Consumer protection experts in Brandenburg, Germany have raised concerns about the inadequate display or complete lack of information about the alcohol content on labels of many products.

There are many reasons people choose to go alcohol-free. For some of them being alcohol-free is a necessity, due to mental and physical health conditions, pregnancy, their age or their work and leisure time activities. In fact, most people don’t want to consume alcohol most of the time. Therefore, it is important that alcohol content in products is clearly labeled so that people who do not want to consume alcohol don’t accidentally do so.

According to the Brandenburg Consumer Protection Centre a variety of products, such as ready-made cakes, desserts and sweets, ready-made soups, sauces and salad dressings, contain alcohol. And this alcohol content is not always included in the labeling. For example, if alcohol is used only as a carrier to release flavors it does not need to be mentioned under ingredients on the label.

Even in beverages, alcohol content labeling is only required at 1.2% alcohol volume. That practically means “alcohol-free” does not always mean completely zero alcohol.

But the labeling problem is bigger yet. Even when alcohol is included in labeling of products it is labeled in various names such as ethanol or ethyl alcohol.

Only a few manufacturers label the alcohol content on the display side of the food, for example with a pictogram,” said Silke Vollbrecht, consumer consultant for food and nutrition at the Brandenburg Consumer Protection Centre, as per

Silke Vollbrecht, consumer consultant, food and nutrition, Brandenburg Consumer Protection Centre

Therefore, the Brandenburg Consumer Protection Centre is calling for clear mandatory labeling on the display side of the packaging of products.

A clear indication of the alcohol content on the display side is still not mandatory,” says Ms. Vollbrecht, as per

This has to change.”

Silke Vollbrecht, consumer consultant, food and nutrition, Brandenburg Consumer Protection Centre

Unexpected but ubiquitous presence of alcohol

The Brandenburg Consumer Protection Centre has compiled examples of products in which alcohol is hidden. Manufacturers often only add alcohol to the list of ingredients – usually hidden on the back of the packaging and difficult to read.
Alcohol labeling is not legally required for all foods in Germany.

But alcohol can be ubiquitous in a wide range of products. Even products that children like to eat can also contain alcohol.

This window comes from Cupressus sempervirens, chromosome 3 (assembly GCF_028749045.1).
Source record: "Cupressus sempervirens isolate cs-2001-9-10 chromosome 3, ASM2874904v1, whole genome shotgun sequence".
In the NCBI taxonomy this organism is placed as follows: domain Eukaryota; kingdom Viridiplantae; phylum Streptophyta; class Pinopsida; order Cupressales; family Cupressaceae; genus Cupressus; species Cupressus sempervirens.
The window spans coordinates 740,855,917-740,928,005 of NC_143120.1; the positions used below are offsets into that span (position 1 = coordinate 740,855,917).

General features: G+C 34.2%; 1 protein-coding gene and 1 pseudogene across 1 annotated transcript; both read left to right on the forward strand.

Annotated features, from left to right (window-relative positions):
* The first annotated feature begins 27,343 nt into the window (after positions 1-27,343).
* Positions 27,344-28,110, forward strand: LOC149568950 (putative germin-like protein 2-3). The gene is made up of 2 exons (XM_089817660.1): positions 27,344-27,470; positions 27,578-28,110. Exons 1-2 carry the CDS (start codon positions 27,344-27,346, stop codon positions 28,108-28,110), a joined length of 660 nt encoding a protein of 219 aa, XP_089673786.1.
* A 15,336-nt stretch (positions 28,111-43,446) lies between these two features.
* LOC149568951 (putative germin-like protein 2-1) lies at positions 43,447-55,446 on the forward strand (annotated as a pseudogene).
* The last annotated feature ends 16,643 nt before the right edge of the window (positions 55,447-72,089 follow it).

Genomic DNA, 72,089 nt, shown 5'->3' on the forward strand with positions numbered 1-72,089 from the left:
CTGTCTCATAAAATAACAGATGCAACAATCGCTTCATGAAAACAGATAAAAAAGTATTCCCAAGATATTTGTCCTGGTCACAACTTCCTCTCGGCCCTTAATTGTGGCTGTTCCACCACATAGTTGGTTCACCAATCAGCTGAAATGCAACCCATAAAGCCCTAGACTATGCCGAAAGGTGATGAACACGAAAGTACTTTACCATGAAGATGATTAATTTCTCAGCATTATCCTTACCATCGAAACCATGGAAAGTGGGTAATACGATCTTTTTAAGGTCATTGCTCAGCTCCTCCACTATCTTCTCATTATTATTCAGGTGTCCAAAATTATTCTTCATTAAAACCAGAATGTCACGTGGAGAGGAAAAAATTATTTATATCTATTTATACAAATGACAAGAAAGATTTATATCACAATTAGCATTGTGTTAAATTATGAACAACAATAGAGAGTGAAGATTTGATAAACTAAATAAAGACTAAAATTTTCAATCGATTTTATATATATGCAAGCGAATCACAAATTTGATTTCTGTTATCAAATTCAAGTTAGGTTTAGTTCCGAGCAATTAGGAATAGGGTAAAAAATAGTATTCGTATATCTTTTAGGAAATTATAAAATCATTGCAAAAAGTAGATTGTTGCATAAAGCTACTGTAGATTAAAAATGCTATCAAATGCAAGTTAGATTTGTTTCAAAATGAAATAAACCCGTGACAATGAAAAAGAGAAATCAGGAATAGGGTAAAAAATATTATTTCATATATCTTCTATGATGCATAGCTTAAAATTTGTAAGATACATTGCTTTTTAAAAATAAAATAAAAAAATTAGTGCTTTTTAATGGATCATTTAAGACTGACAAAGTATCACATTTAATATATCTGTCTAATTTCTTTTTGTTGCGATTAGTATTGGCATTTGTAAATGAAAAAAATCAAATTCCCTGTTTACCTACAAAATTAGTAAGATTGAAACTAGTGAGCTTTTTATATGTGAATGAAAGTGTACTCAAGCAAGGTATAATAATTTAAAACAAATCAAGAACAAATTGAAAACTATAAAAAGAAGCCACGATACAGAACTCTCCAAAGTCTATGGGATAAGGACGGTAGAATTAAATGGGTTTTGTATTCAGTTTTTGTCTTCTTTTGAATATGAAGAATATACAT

For example, alcohol is also used in foods such as instant soups, crème tarts or croissants. Instead of a clearly visible front-of-pack label, however, usually only the list of ingredients on the back provides information.

Photo: Verbraucherzentrale Brandenburg

Although the inadequate labeling of alcohol content has long been known and has often been criticized, so far neither politicians nor manufacturers have improved the labeling.

That is why labeling on the face of the product – for example with a pictogram would be more consumer-friendly.

Hidden alcohol is a public health concern

There are many reasons people want to or are required to stay alcohol-free. For example pregnant women should not consume alcohol, not even in small amounts to protect the unborn child.

If children ingest small amounts of alcohol through food, they get used to the taste at an early stage. The inhibition threshold to try alcohol or alcopops can decrease through the regular consumption of alcoholic foods. Early alcohol initiation in children is a serious predictor of later alcohol use problems.

For people living in recovery from alcohol use problems even small amounts of alcohol can lead to relapse – and the threshold of 1.2% of alcohol content under which producers do not need to declare alcohol content at all, is not even a “small amount” of alcohol in a product.

Some consumers live free from alcohol for religious reasons.

And many other people who do not want to consume alcohol, such cancer survivors, people with cardiovascular conditions, diabetes, or people who want to enjoy an alcohol-free life for well-being reasons depend on clear and easily understandable labeling.

Source Website: Verbraucherzentrale Brandenburg